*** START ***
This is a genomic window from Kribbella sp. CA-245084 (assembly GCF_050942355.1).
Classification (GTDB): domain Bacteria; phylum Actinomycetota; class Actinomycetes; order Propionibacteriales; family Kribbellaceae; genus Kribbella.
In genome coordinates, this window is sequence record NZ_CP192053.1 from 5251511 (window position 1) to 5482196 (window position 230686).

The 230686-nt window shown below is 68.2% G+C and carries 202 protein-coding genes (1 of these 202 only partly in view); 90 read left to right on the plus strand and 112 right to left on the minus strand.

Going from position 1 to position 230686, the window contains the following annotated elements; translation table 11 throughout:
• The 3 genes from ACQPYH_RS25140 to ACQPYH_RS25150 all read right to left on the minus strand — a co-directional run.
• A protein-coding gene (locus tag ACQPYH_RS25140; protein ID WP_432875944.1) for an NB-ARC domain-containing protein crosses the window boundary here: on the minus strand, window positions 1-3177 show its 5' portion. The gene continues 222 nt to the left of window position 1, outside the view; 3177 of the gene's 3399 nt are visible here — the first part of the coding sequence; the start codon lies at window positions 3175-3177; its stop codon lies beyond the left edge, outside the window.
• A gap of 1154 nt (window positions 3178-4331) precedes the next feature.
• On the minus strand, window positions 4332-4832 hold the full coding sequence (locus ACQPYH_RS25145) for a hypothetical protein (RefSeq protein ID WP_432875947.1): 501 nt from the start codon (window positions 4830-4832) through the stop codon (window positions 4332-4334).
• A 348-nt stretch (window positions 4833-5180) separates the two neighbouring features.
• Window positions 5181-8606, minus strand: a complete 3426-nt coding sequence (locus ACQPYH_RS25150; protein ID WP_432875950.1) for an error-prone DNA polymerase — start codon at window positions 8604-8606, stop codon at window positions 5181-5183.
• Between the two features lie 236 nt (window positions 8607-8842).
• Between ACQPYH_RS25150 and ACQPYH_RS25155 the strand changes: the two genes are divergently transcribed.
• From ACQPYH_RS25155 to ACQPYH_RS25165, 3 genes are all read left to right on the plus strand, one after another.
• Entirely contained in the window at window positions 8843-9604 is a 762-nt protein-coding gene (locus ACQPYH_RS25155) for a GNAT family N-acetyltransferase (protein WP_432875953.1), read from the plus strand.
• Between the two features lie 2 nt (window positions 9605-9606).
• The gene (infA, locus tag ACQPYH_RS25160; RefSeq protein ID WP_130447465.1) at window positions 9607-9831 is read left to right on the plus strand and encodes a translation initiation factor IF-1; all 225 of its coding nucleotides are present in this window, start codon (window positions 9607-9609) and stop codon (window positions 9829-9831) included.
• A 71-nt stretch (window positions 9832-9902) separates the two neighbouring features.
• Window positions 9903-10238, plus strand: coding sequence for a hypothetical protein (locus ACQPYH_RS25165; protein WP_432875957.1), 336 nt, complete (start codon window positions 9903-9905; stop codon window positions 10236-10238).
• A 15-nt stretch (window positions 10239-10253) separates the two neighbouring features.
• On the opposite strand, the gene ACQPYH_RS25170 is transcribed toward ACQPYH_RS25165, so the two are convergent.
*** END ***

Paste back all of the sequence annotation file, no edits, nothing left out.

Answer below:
This is a genomic window from Kribbella sp. CA-245084 (assembly GCF_050942355.1).
Classification (GTDB): domain Bacteria; phylum Actinomycetota; class Actinomycetes; order Propionibacteriales; family Kribbellaceae; genus Kribbella.
In genome coordinates, this window is sequence record NZ_CP192053.1 from 5251511 (window position 1) to 5482196 (window position 230686).

The 230686-nt window shown below is 68.2% G+C and carries 202 protein-coding genes (1 of these 202 only partly in view); 90 read left to right on the plus strand and 112 right to left on the minus strand.

Going from position 1 to position 230686, the window contains the following annotated elements; translation table 11 throughout:
• The 3 genes from ACQPYH_RS25140 to ACQPYH_RS25150 all read right to left on the minus strand — a co-directional run.
• A protein-coding gene (locus tag ACQPYH_RS25140; protein ID WP_432875944.1) for an NB-ARC domain-containing protein crosses the window boundary here: on the minus strand, window positions 1-3177 show its 5' portion. The gene continues 222 nt to the left of window position 1, outside the view; 3177 of the gene's 3399 nt are visible here — the first part of the coding sequence; the start codon lies at window positions 3175-3177; its stop codon lies beyond the left edge, outside the window.
• A gap of 1154 nt (window positions 3178-4331) precedes the next feature.
• On the minus strand, window positions 4332-4832 hold the full coding sequence (locus ACQPYH_RS25145) for a hypothetical protein (RefSeq protein ID WP_432875947.1): 501 nt from the start codon (window positions 4830-4832) through the stop codon (window positions 4332-4334).
• A 348-nt stretch (window positions 4833-5180) separates the two neighbouring features.
• Window positions 5181-8606, minus strand: a complete 3426-nt coding sequence (locus ACQPYH_RS25150; protein ID WP_432875950.1) for an error-prone DNA polymerase — start codon at window positions 8604-8606, stop codon at window positions 5181-5183.
• Between the two features lie 236 nt (window positions 8607-8842).
• Between ACQPYH_RS25150 and ACQPYH_RS25155 the strand changes: the two genes are divergently transcribed.
• From ACQPYH_RS25155 to ACQPYH_RS25165, 3 genes are all read left to right on the plus strand, one after another.
• Entirely contained in the window at window positions 8843-9604 is a 762-nt protein-coding gene (locus ACQPYH_RS25155) for a GNAT family N-acetyltransferase (protein WP_432875953.1), read from the plus strand.
• Between the two features lie 2 nt (window positions 9605-9606).
• The gene (infA, locus tag ACQPYH_RS25160; RefSeq protein ID WP_130447465.1) at window positions 9607-9831 is read left to right on the plus strand and encodes a translation initiation factor IF-1; all 225 of its coding nucleotides are present in this window, start codon (window positions 9607-9609) and stop codon (window positions 9829-9831) included.
• A 71-nt stretch (window positions 9832-9902) separates the two neighbouring features.
• Window positions 9903-10238, plus strand: coding sequence for a hypothetical protein (locus ACQPYH_RS25165; protein WP_432875957.1), 336 nt, complete (start codon window positions 9903-9905; stop codon window positions 10236-10238).
• A 15-nt stretch (window positions 10239-10253) separates the two neighbouring features.
• On the opposite strand, the gene ACQPYH_RS25170 is transcribed toward ACQPYH_RS25165, so the two are convergent.